‘Save Cebu Movement’ launched to oppose reclamation projects, incineration
MANDAUE CITY, Cebu — Local groups have bonded together to “Save Cebu” from reclamation projects and waste incineration that are detrimental to the environment.
Called Save Cebu Movement, the alliance composed of farmers and fisherfolk groups, civil society organizations, environmental advocacy groups, faith-based organizations, partners in the academe, legal aid, youth groups, lawyers and businesses, was formally launched on Saturday afternoon, Nov. 5, at the UP Cebu grounds to “call on the government to say yes to a sustainable Cebu.”
The group said it was the responsibility of government “as duty-bearers, to protect our right to a healthy environment not just for the present, but also for the future generations of Cebuanos.”
In its statement, the Save Cebu Movement said that “Cebu is one of the most ecologically-rich islands from our reefs to our ridges. However, with rich biodiversity comes adversity. Cebu is one of the islands with the most number of massive reclamation projects at various stages of development, placing the Sugbuanons in grave danger, including marine and fishing resources that provide food and livelihood to many Filipinos. Waste incineration projects also threaten our right to clean air.”
Quoting records from the Philippine Reclamation Authority, the movement said there are now 187 applications for reclamation projects in the country. Of this number, 74 are located in Luzon, 91 in Visayas, and 22 in Mindanao. Of the 50 applied, approved or existing reclamation projects, a total of 10 or 1/5 of the total number are located in Cebu.
“This makes Cebu as the ‘ground zero’, with the most number of massive reclamation projects at various stages of development,” part of Save Cebu Movement’s statement read.
Proposed reclamation projects are located in Minglanilla (100 hectares), Consolacion (235.8 hectares), Mandaue City (131 hectares and 95 hectares), Cordova (125 hectares, 1500 hectares, 254 hectares and 47.87 hectares), Lapu-Lapu City (203 hectares), Talisay City (225 hectares).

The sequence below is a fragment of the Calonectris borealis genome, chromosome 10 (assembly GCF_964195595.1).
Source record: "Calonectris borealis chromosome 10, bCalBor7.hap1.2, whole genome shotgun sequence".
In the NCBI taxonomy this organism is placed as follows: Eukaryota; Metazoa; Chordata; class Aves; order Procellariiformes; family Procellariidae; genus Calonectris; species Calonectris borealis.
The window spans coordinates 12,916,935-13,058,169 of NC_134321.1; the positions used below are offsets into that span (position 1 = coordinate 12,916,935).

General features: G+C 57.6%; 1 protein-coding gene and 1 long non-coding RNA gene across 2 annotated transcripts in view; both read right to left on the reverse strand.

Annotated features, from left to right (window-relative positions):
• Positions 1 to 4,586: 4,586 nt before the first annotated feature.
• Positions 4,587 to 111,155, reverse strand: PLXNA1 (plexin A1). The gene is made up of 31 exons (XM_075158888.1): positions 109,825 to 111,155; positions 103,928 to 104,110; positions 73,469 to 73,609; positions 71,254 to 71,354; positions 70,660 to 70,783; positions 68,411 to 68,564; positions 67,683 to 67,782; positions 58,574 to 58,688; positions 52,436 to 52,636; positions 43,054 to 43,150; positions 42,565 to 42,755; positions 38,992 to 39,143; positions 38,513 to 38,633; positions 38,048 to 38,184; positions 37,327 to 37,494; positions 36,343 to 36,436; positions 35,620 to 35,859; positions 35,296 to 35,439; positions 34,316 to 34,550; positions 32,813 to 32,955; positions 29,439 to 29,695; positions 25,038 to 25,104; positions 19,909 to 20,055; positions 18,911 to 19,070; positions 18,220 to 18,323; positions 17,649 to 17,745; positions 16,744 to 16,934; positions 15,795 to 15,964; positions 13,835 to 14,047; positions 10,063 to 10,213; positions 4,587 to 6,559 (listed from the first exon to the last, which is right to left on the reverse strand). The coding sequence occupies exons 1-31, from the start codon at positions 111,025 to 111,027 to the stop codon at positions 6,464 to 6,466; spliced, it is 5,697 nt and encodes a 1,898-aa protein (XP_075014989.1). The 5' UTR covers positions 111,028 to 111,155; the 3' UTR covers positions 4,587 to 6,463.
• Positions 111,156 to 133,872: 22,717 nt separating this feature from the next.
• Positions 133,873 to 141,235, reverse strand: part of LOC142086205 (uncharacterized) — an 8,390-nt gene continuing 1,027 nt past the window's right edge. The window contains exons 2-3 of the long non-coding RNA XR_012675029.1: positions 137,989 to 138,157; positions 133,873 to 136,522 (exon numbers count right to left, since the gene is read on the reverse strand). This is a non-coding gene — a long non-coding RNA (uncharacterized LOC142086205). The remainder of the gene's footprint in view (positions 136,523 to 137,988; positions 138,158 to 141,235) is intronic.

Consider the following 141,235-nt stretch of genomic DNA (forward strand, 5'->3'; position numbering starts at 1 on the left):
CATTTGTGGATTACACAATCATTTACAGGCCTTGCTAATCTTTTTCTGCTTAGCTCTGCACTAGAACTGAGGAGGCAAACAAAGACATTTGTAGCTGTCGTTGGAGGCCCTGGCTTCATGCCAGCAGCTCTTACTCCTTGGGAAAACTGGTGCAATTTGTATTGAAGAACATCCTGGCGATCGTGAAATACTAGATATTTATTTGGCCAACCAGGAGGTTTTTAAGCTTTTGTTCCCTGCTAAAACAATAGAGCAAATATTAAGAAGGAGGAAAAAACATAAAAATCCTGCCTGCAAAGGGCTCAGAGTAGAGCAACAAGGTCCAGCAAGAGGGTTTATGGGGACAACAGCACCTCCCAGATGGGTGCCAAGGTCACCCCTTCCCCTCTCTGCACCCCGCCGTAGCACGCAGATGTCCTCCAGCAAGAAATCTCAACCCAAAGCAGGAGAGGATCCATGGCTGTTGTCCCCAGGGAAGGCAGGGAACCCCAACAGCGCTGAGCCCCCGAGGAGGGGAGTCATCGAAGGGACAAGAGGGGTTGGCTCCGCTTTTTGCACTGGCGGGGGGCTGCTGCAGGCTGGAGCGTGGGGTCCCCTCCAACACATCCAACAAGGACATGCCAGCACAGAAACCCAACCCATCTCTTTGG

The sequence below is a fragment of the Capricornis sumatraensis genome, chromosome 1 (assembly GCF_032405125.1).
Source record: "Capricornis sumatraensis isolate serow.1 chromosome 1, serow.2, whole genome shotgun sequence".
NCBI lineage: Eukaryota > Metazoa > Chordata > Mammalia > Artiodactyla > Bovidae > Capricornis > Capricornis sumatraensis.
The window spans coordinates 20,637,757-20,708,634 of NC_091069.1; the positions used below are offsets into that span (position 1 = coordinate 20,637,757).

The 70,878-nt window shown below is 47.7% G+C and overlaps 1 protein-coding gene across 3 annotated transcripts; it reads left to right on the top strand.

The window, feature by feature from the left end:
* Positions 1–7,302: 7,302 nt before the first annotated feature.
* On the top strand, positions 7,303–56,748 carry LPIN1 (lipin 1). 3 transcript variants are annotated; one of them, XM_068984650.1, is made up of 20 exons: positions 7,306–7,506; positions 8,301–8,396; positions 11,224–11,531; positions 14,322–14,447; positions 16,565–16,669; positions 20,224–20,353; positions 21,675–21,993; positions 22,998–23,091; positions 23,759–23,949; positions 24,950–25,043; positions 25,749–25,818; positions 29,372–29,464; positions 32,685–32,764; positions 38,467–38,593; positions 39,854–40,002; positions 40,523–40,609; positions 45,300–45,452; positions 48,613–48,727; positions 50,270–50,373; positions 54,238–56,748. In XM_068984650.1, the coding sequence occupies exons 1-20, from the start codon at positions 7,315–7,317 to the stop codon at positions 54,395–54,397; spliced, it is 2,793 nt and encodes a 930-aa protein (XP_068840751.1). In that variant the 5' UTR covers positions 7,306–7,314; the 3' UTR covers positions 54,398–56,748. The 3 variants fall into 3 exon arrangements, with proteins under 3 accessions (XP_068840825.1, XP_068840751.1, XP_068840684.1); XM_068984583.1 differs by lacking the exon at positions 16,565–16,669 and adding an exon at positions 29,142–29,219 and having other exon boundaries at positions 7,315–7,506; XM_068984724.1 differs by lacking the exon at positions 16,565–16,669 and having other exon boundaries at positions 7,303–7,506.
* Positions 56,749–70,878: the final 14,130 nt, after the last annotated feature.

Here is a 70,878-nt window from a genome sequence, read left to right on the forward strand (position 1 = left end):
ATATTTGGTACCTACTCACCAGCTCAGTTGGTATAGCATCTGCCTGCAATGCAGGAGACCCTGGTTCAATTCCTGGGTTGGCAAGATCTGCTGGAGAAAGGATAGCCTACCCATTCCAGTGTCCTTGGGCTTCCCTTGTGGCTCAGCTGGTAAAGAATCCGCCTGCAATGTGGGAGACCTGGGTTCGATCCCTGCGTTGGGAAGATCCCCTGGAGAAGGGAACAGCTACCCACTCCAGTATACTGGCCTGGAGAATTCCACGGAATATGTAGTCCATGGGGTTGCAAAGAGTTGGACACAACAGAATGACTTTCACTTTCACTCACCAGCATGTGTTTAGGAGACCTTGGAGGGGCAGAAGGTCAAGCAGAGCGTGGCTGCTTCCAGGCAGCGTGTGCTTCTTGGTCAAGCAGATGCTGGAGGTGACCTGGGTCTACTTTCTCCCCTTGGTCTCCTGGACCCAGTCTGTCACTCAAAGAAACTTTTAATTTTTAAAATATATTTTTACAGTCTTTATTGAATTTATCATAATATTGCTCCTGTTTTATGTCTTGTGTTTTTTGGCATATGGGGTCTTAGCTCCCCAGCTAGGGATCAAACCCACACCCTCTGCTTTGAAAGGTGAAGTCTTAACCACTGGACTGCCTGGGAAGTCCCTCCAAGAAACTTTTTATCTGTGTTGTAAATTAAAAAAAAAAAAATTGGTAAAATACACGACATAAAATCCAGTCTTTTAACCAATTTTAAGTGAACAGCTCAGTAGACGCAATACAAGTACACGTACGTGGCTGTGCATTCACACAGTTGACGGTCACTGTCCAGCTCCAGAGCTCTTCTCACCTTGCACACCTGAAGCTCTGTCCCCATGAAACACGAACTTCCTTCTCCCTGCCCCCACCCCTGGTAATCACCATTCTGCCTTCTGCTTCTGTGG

“No less than the Philippine Constitution guarantees subsistence fishermen the right to the preferential use of local marine and fishing resources. In fact, both national and local government share the responsibility of managing and maintaining the ecological balance of our country. We must then ask, why are they allowing these illegal dump-and-fill projects to cause irreversible damage on our ecosystem? We call on the government to stop these activities for the sake of the Filipino people and the environment,” said Lawyer Gloria Estenzo Ramos, Oceana vice president.
Lawyer Christopher John Menguito, managing trustee of the Philippine Earth Justice Center, said “the alliance opposes these environmentally destructive dump-and-fill projects using law and science.”
“We call on the public to support us and join us as we call on the national and local government leaders to safeguard the people’s right to a balanced and healthful ecology and ensure that the strict implementation of our laws so that our environment remains protected and unimpaired,” Minguito said.
Before the gathering ended, participants signed a manifesto as they joined the call “to stop illegal reclamation and other destructive coastal development projects.”
“People in power promote these projects as the cure to our country’s economic ills. They promise jobs, secure future, growth, and development without even calculating the impact it brings to the marine ecosystem, and to people’s food and nutritional security,” part of the manifesto read.
However, “scientific studies show that land reclamation and other coastal development projects cause irreversible environmental degradation.”
“It destroys the habitats of fish, their spawning grounds, and inflicts harm on the coastal resources found in our municipal waters which supports the livelihood of our marginal fisherfolk,” it added.
The group also referred to reclamation projects as “destructive projects” and “are incompatible with the people’s fundamental right to a balanced and healthful ecology, a right which carries with it the correlative duty not to impair the environment.”
“These projects also violate laws, which guarantee subsistence fisherfolk the right to the preferential use of local marine and fishing resources, both inland and offshore,” the manifesto said.
“It is time to mend distorted priorities. It is high time to listen to science and to the voices on the ground. Time to uphold the rule of law. Stop these reclamation projects to minimize massive quarry activities that carve our mountains, and decrease the need for more fossil-based energy sources that emit greenhouse gases,” it added.
At the same time, they call on government “to effectively implement the amended Fisheries Code of the Philippines to ensure that our fishing grounds are adequately protected, municipal waters kept intact, and preferential rights of marginal fisherfolks are protected.”
Disclaimer: The comments uploaded on this site do not necessarily represent or reflect the views of management and owner of Cebudailynews. We reserve the right to exclude comments that we deem to be inconsistent with our editorial standards.